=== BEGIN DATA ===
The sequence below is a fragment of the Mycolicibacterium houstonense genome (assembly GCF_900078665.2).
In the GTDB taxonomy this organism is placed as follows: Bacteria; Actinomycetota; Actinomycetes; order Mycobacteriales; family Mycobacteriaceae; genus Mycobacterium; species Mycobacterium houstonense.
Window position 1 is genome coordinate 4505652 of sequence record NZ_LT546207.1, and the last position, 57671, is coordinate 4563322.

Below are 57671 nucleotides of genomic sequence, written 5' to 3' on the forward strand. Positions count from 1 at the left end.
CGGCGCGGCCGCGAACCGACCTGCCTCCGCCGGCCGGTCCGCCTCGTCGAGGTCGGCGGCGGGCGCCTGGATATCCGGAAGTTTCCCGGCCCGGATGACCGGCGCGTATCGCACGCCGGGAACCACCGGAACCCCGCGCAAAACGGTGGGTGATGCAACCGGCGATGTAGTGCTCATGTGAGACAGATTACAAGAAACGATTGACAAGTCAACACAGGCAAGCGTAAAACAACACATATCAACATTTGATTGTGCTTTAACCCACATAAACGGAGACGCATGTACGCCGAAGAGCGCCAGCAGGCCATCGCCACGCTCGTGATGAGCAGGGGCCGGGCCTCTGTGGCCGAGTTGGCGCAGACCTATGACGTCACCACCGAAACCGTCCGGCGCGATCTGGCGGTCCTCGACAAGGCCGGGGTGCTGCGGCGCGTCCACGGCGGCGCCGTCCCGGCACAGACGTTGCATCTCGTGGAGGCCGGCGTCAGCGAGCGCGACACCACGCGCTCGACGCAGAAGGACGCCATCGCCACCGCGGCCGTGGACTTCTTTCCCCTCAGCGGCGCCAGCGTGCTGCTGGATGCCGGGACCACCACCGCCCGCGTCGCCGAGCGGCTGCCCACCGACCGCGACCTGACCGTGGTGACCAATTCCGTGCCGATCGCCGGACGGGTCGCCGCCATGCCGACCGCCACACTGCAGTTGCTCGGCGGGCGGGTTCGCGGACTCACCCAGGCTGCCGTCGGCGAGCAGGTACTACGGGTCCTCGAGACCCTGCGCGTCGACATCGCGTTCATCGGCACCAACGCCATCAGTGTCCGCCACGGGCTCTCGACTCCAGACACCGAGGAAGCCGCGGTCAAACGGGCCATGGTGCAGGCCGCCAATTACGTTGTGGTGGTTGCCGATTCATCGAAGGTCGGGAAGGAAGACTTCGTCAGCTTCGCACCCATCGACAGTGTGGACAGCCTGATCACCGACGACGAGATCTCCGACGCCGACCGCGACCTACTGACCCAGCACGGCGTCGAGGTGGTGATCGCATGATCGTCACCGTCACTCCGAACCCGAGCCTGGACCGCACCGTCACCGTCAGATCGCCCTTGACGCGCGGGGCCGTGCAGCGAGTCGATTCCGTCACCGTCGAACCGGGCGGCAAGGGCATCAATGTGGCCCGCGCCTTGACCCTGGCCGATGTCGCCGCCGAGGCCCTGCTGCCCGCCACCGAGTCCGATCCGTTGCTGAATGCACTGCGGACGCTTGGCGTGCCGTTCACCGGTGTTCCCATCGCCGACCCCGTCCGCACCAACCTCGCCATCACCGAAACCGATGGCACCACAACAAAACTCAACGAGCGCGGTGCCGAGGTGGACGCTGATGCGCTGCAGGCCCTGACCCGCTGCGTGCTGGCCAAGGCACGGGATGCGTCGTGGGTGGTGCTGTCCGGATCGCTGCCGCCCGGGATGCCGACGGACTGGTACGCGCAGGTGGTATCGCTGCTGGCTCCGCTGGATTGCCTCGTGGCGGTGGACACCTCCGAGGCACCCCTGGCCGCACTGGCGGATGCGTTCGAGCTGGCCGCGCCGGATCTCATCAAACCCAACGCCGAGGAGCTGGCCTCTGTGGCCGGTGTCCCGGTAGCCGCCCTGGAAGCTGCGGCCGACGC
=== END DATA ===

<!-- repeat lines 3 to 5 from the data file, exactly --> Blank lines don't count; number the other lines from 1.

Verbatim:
Window position 1 is genome coordinate 4505652 of sequence record NZ_LT546207.1, and the last position, 57671, is coordinate 4563322.

Below are 57671 nucleotides of genomic sequence, written 5' to 3' on the forward strand. Positions count from 1 at the left end.
CGGCGCGGCCGCGAACCGACCTGCCTCCGCCGGCCGGTCCGCCTCGTCGAGGTCGGCGGCGGGCGCCTGGATATCCGGAAGTTTCCCGGCCCGGATGACCGGCGCGTATCGCACGCCGGGAACCACCGGAACCCCGCGCAAAACGGTGGGTGATGCAACCGGCGATGTAGTGCTCATGTGAGACAGATTACAAGAAACGATTGACAAGTCAACACAGGCAAGCGTAAAACAACACATATCAACATTTGATTGTGCTTTAACCCACATAAACGGAGACGCATGTACGCCGAAGAGCGCCAGCAGGCCATCGCCACGCTCGTGATGAGCAGGGGCCGGGCCTCTGTGGCCGAGTTGGCGCAGACCTATGACGTCACCACCGAAACCGTCCGGCGCGATCTGGCGGTCCTCGACAAGGCCGGGGTGCTGCGGCGCGTCCACGGCGGCGCCGTCCCGGCACAGACGTTGCATCTCGTGGAGGCCGGCGTCAGCGAGCGCGACACCACGCGCTCGACGCAGAAGGACGCCATCGCCACCGCGGCCGTGGACTTCTTTCCCCTCAGCGGCGCCAGCGTGCTGCTGGATGCCGGGACCACCACCGCCCGCGTCGCCGAGCGGCTGCCCACCGACCGCGACCTGACCGTGGTGACCAATTCCGTGCCGATCGCCGGACGGGTCGCCGCCATGCCGACCGCCACACTGCAGTTGCTCGGCGGGCGGGTTCGCGGACTCACCCAGGCTGCCGTCGGCGAGCAGGTACTACGGGTCCTCGAGACCCTGCGCGTCGACATCGCGTTCATCGGCACCAACGCCATCAGTGTCCGCCACGGGCTCTCGACTCCAGACACCGAGGAAGCCGCGGTCAAACGGGCCATGGTGCAGGCCGCCAATTACGTTGTGGTGGTTGCCGATTCATCGAAGGTCGGGAAGGAAGACTTCGTCAGCTTCGCACCCATCGACAGTGTGGACAGCCTGATCACCGACGACGAGATCTCCGACGCCGACCGCGACCTACTGACCCAGCACGGCGTCGAGGTGGTGATCGCATGATCGTCACCGTCACTCCGAACCCGAGCCTGGACCGCACCGTCACCGTCAGATCGCCCTTGACGCGCGGGGCCGTGCAGCGAGTCGATTCCGTCACCGTCGAACCGGGCGGCAAGGGCATCAATGTGGCCCGCGCCTTGACCCTGGCCGATGTCGCCGCCGAGGCCCTGCTGCCCGCCACCGAGTCCGATCCGTTGCTGAATGCACTGCGGACGCTTGGCGTGCCGTTCACCGGTGTTCCCATCGCCGACCCCGTCCGCACCAACCTCGCCATCACCGAAACCGATGGCACCACAACAAAACTCAACGAGCGCGGTGCCGAGGTGGACGCTGATGCGCTGCAGGCCCTGACCCGCTGCGTGCTGGCCAAGGCACGGGATGCGTCGTGGGTGGTGCTGTCCGGATCGCTGCCGCCCGGGATGCCGACGGACTGGTACGCGCAGGTGGTATCGCTGCTGGCTCCGCTGGATTGCCTCGTGGCGGTGGACACCTCCGAGGCACCCCTGGCCGCACTGGCGGATGCGTTCGAGCTGGCCGCGCCGGATCTCATCAAACCCAACGCCGAGGAGCTGGCCTCTGTGGCCGGTGTCCCGGTAGCCGCCCTGGAAGCTGCGGCCGACGC